We’ve received a small but steady stream of letters objecting to the advertisements in our pages for military chaplaincy. Some have argued that military chaplaincy is objectionable on moral grounds and probably unconstitutional. Others have been distressed by the way the chaplain in the ads seems to be blessing military activity.
When war or national crisis sets our hearts churning, people normally accustomed to taking their cues from the daily news suddenly discover that Pentagon briefings, op-ed pieces and Oval Office updates provide little consolation for their deep spiritual distress. They turn to the one source they believe might have a spiritually significant word to utter—the church. And well they should.
That the spouse of a college or university president almost always acts as a co-professional with the partner (especially when the spouse is a woman) is a situation that has for decades inspired questions. Should there be an additional salary for the spouse, or should this be a two-for-the-price-of-one deal?
1. Church members want pastors to succeed. Yes, there will always be resistance to change, and we pastors tend to fall into thinking that the church and its members are against us. But when we do, we are theologically and practically wrong. The church is our friend and our ally. It is in the church’s self-interest for those of us in pastoral roles to do well.
From this theologian’s perspective, the central challenge for pastoral ministry today concerns the most important mark of good ministry: the ability effectively to mediate faith as an integral way of life to persons, communities and cultures. This has been true throughout history, in every culture and for every community of faith.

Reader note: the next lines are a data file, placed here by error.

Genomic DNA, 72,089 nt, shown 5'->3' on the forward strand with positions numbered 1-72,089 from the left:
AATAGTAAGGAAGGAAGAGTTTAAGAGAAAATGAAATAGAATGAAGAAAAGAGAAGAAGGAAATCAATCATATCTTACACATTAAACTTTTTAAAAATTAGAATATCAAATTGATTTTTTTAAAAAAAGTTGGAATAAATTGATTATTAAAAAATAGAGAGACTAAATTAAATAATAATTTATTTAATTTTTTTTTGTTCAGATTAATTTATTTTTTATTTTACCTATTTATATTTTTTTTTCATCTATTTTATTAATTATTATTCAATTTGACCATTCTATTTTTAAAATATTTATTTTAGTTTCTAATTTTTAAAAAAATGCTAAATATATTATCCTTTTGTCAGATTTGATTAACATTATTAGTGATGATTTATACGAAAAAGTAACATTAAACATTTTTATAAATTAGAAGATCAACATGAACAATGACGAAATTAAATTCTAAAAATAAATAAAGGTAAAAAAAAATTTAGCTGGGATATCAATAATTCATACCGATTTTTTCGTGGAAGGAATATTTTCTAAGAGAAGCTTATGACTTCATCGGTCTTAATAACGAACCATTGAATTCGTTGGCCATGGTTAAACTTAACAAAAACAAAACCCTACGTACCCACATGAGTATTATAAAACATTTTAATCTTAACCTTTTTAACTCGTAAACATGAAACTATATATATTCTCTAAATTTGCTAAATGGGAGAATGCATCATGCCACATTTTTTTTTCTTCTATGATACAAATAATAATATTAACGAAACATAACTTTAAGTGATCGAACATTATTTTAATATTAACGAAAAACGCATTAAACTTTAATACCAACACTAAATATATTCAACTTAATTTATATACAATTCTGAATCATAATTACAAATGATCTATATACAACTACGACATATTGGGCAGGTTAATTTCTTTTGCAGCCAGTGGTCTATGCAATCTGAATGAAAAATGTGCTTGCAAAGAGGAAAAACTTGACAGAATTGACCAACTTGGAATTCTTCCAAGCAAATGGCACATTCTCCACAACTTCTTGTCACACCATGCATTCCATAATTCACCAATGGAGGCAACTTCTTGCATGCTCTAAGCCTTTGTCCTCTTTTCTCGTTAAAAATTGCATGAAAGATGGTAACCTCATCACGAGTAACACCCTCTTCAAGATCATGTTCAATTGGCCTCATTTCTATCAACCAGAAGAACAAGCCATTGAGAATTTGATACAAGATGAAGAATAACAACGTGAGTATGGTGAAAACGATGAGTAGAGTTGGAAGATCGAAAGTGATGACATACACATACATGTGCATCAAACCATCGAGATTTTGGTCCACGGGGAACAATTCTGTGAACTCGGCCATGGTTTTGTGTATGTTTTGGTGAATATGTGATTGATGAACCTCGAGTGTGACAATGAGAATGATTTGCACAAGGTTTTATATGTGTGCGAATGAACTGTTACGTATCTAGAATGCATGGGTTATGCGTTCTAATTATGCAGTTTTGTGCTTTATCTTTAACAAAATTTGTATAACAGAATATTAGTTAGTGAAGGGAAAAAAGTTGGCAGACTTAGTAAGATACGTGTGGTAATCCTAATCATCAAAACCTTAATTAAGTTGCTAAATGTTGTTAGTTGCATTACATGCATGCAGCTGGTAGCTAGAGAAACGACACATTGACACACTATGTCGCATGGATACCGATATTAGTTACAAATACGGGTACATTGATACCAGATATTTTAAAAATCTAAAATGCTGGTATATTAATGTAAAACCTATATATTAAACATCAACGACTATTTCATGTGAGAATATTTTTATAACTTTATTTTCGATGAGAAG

The best part of my job is that Martin Marty occasionally sticks his head into my office, calls me “Boss” with a twinkle in his eye, and sits down to talk—as if he has nothing better to do. Along with Dean Peerman, Marty is a contributing editor and custodian of the magazine’s history and a steward of its favorite stories.
"I have become all things to all people,” Paul wrote to the Corinthians, apparently not foreseeing how we would regard his wry boast. Today his efforts to ingratiate himself with very different people sound inauthentic, phony—and impossible. “You can’t be all things to all people,” is how one of my seminary professors put it.
I grew up with books. My parents valued books and taught me to treat books with respect and affection. One of the unexpected pleasures of college was going to the bookstore to purchase the texts I needed and could afford, and carrying them back to my room—my own books. I still have some of them. And I still love the feel of a newly purchased book in my hands.
"You know, Mom, the trouble with our new pastor is that he needs us to love him so much that we can’t see God anymore.” This was the assessment of a 13-year-old boy talking with his mother about the struggles they were having at their church.
When my children were younger, they used to call the first Sunday after Labor Day weekend “Opening Day.” They were referring, not to that long-awaited day in early April when the first major league game is played, but to the Sunday when our life as a family began once again to be determined by the rhythm of the church year, church activity and my weekly sermon preparation.